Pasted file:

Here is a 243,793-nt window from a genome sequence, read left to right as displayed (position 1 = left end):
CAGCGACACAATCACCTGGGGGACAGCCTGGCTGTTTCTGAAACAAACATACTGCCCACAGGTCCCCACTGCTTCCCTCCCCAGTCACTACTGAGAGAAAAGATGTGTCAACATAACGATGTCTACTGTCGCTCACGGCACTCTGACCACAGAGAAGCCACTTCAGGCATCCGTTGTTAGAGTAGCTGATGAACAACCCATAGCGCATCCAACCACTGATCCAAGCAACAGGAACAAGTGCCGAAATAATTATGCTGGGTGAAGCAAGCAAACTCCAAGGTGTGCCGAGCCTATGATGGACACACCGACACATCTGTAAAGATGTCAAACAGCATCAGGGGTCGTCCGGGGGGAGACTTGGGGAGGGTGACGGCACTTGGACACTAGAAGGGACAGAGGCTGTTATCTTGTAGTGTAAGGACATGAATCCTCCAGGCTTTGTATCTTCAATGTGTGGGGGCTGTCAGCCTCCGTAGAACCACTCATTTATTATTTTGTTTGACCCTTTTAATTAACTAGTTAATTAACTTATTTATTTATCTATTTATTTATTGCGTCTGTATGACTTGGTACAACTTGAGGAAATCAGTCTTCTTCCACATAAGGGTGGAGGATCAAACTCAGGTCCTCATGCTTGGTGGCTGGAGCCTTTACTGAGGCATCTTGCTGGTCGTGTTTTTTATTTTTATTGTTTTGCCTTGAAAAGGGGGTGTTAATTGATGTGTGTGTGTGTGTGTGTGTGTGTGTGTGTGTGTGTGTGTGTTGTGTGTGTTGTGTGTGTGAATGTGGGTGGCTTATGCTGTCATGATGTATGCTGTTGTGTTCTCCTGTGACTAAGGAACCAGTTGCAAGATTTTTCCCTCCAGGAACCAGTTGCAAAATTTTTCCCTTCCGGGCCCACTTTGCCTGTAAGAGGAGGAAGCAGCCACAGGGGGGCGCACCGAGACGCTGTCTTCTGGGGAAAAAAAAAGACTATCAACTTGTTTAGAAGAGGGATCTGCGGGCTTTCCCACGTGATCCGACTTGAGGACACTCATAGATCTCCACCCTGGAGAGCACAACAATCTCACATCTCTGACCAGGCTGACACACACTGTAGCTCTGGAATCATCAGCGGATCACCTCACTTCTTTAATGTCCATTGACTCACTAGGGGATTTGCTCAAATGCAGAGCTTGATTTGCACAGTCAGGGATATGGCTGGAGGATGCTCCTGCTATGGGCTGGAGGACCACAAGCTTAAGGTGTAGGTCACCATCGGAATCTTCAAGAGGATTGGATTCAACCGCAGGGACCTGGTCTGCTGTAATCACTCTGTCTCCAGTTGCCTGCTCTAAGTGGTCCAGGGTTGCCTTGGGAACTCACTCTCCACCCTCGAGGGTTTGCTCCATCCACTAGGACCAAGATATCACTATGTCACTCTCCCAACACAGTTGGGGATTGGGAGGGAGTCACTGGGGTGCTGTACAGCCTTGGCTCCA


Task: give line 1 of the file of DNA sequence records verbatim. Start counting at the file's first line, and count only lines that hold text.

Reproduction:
Here is a 243,793-nt window from a genome sequence, read left to right as displayed (position 1 = left end):